I don't know who made this, but it is just too funny, whatever you political preference might be. Click the Play button.
On this "Not My Job" segment from the NPR comedy-quiz show Wait, Wait...Don't Tell Me!, the guest contestant is country music star Trisha Yearwood, who plays along with host Peter Sagal, asking questions that have nothing to do with her profession (though have an odd, meaningless connection.)
Today's 3rd & Fairfax podcast from the Writers Guild of America has an interview with screenwriters Scott Alexander and Larry Karaszweski. The team has had a long career writing well-regard films often based on real-life events and people. Most recently, they've written The People vs. O.J. Simpson, but their earlier credits include Man on the Moon (about Andy Kaufman), Ed Wood, Big Eyes (about painter Margaret Keane), and The People vs. Larry Flynt. They also wrote the Problem Child series of comedies, and co-wrote Agent Cody Banks and the thriller 1408. Also, Scott Alexander played softball with him in a weekend league, though for some reason that's not on his resume.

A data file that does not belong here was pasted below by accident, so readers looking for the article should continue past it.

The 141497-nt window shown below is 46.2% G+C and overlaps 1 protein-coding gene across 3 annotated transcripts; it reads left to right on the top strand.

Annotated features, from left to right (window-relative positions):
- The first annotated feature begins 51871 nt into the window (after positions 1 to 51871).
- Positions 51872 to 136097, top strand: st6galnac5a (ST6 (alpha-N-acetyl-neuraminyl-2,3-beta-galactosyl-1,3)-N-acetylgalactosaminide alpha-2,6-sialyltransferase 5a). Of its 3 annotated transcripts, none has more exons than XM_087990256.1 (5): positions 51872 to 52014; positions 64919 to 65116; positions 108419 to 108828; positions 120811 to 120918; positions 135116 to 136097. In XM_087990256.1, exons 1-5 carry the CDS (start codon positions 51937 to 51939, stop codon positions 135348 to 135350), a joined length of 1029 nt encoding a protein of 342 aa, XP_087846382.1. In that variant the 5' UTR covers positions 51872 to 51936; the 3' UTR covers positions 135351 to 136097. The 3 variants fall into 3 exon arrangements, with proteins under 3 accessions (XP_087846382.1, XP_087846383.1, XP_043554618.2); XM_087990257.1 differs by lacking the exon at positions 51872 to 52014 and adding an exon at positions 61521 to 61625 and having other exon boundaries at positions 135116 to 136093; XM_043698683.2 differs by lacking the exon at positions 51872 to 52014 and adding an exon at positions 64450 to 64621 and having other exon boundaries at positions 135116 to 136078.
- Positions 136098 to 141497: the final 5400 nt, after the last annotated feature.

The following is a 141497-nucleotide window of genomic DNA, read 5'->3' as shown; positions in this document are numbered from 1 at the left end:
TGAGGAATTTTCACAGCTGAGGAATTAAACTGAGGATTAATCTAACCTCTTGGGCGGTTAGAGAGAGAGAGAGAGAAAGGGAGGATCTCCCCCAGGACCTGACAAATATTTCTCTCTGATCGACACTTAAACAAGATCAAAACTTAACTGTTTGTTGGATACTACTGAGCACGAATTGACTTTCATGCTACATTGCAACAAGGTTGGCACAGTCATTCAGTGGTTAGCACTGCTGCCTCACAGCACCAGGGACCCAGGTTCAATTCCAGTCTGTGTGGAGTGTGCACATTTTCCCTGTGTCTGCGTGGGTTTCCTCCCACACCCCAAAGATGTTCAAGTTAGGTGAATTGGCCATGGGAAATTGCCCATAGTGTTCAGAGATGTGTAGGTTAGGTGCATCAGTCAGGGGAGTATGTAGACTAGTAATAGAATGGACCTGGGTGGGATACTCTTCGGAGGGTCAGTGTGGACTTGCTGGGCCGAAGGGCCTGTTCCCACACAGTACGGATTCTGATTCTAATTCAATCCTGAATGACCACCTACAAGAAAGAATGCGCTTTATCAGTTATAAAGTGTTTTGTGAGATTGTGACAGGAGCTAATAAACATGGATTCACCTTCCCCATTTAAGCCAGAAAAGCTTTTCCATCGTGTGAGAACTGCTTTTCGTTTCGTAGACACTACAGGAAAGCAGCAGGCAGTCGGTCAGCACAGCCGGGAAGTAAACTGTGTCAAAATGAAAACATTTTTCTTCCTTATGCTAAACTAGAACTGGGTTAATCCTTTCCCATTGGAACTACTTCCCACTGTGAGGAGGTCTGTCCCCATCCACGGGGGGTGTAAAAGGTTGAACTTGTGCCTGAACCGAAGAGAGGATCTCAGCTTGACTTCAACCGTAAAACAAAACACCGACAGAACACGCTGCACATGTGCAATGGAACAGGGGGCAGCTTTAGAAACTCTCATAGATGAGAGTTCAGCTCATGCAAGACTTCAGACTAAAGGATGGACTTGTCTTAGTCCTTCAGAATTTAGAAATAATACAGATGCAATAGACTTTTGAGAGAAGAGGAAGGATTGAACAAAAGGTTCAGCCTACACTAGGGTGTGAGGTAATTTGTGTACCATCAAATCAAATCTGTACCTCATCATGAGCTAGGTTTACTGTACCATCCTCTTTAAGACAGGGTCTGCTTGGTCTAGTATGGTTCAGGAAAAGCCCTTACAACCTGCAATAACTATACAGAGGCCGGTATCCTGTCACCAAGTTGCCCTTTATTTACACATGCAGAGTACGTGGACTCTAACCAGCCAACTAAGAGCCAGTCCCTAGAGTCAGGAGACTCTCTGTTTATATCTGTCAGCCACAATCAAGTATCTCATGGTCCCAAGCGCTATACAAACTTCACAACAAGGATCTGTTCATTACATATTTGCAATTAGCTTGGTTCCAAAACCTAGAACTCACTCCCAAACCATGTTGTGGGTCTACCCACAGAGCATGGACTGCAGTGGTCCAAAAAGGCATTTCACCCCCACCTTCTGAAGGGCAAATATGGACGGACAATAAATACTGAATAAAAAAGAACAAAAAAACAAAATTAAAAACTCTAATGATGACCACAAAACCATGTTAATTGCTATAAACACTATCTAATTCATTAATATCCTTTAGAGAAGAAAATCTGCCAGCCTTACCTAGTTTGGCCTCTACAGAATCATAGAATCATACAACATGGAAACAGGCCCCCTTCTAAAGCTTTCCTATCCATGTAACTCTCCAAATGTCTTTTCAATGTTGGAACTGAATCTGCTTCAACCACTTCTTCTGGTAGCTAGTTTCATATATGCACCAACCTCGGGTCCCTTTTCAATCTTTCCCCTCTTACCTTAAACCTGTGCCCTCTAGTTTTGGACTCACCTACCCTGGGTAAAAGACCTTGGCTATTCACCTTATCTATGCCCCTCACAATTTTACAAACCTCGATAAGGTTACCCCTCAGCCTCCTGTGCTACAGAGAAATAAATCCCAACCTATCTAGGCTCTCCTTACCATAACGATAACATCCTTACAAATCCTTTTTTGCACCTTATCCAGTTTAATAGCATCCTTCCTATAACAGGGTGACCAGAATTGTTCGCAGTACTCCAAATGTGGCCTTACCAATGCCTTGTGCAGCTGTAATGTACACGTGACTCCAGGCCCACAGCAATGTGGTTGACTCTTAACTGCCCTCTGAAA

The podcast includes a discussion about credit arbitration, for thems what are interested in such things.
A bit more on Garry Shandling. Here is a touching, interesting monologue by Conan O'Brien last night about his close friendship with Shandling that overlapped at an important time in Conan's life with a little-known story, along with a memorable video.